A Lagos-based human rights lawyer, Inibehe Effiong, on Monday, paid a visit to the ailing Nigerian lecturer, Inih Ebong, who was unjustly sacked about two decades ago by the University of Uyo.
Mr Ebong is suffering from a life-threatening cardiovascular disease.
The lecturer has been out of job for so long and without any alternative source of income, he does not have the money to pay for medical bills or even feed himself and his family.
Mr Ebong was an associate professor in the Department of Theatre Arts, University of Uyo, when his appointment was unlawfully terminated in 2002. Akpan Ekpo and Peter Effiong were the vice-chancellor and registrar of the institution respectively at the time.
Three successive vice-chancellors of the university have refused to reinstate him, despite an unbroken string of victories at different courts.
Mr Ebong, before his sack, had a running battle with Messrs Ekpo and Effiong, who saw him as a thorn in their side for speaking up regularly against alleged maladministration and corruption in the school.
“It would be a shame, the blood of Dr Inih Ebong will be on the management, will be on the Senate and the Governing Council of the University of Uyo if Dr Inih Ebong dies, without getting justice,” said the lawyer, Mr Effiong, who flew in from Lagos to show sympathy and solidarity with the lecturer.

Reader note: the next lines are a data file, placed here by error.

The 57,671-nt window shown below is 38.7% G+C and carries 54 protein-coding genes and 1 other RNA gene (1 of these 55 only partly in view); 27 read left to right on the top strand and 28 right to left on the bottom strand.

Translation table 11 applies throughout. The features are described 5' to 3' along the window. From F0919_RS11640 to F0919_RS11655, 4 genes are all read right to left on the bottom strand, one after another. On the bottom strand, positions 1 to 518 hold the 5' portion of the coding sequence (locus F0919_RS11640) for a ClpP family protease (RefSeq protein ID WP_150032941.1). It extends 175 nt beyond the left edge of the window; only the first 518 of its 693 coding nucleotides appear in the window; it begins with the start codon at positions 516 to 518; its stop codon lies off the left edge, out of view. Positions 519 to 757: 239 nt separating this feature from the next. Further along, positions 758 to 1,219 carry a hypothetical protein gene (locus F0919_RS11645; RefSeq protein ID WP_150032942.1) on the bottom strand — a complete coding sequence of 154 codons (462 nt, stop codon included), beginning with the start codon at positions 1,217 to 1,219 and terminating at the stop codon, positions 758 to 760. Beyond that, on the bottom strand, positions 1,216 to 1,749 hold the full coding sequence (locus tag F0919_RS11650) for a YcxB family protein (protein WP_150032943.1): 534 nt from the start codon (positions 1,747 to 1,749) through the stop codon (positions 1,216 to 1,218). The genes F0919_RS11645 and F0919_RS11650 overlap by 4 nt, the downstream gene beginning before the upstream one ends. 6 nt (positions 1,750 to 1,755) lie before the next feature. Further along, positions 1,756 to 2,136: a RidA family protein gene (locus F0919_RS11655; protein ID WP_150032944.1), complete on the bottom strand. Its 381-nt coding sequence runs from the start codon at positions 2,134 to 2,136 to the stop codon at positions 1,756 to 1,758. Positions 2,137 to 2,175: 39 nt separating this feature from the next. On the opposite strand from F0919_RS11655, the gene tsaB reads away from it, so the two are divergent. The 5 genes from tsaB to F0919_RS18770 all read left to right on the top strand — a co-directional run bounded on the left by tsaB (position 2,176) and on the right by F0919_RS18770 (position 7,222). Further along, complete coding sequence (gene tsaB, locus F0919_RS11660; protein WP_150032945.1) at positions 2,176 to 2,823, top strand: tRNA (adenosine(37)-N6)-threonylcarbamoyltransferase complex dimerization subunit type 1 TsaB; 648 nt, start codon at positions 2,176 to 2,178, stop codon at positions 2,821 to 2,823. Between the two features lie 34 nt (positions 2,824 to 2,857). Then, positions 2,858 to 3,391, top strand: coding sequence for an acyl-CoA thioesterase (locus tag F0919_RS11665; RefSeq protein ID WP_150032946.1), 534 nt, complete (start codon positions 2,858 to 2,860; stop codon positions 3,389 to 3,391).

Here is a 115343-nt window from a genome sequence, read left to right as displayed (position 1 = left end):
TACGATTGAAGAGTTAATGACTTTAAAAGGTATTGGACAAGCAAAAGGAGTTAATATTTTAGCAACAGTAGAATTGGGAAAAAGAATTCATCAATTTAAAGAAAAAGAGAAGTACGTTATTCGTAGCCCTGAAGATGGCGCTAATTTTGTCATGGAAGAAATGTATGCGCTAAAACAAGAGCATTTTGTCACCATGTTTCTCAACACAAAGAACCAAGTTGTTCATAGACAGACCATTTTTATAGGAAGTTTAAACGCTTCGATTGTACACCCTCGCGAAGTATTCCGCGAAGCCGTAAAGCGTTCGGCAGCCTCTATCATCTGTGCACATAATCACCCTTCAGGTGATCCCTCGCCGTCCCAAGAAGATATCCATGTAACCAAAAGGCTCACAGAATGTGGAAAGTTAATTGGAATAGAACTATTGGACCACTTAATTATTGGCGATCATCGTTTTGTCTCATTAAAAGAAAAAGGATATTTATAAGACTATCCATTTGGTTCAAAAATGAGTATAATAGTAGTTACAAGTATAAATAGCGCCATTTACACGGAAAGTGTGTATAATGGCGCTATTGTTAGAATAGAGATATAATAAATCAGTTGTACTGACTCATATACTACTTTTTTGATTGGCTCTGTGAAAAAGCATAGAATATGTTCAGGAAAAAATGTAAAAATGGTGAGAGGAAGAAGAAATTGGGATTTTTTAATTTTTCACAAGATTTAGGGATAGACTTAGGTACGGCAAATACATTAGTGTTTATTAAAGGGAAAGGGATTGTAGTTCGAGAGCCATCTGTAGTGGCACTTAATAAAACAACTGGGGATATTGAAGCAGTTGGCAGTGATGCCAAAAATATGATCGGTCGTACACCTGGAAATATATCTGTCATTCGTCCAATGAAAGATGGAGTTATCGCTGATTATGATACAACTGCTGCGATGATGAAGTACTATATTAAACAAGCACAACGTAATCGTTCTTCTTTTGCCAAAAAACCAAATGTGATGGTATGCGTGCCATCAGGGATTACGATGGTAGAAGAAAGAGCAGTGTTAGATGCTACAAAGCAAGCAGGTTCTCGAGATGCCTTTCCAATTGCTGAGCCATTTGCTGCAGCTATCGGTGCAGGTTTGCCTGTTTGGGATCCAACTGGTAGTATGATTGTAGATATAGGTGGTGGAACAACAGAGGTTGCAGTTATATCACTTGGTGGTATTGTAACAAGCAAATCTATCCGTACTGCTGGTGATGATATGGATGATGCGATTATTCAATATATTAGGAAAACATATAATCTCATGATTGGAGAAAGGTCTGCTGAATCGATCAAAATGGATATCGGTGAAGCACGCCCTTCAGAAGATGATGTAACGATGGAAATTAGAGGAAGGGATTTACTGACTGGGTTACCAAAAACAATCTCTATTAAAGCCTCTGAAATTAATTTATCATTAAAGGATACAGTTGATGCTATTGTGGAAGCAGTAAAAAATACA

Mr Effiong, with his phone, did a live Facebook broadcast at Mr Ebong’s home in Uyo, where he passionately appealed for people’s intervention and support for the ailing lecturer.
The Vice-Chancellor of the University of Uyo, Akwa Ibom State, Enefiok Essien, is a professor of law and a Senior Advocate of Nigeria.
Mr Effiong, in his broadcast, reminded Mr Essien of the oath he took before the Supreme Court, when he was given the award of a Senior Advocate of Nigeria, to defend the law and human rights.
“If this case is not resolved in your tenure, who else would resolve it?” he said.
“I am appealing to Professor Enefiok Essien, the Vice-Chancellor of the University of Uyo, a Senior Advocate of Nigeria, who was my dean when I was a student in the faculty of law, to please temper justice with mercy.
“I know this did not start in your time, but history will remember you if you resolve this case.
“You don’t need to spend money on litigation, the money you could use in building and equipping libraries for the students,” he added.
The lawyer appealed to the Akwa Ibom State Government, the Academic Staff Union of Universities, and other members of the public to intervene in Mr Ebong’s case.
He publicised Mr Ebong’s bank account details and appealed for financial support to enable the lecturer to get urgent medical care.
Mr Ebong, who looked terribly emaciated and could barely talk, thanked Mr Effiong for the visit.
He told the lawyer how he almost got a teaching appointment with a university in Australia but for a public disclaimer on him by the University of Uyo.
“It’s so sad. He gave me admission then to study theatre arts,” a Facebook user, Blessing Mbakwe, commented on Mr Effiong’s broadcast. “He was a good lecturer.”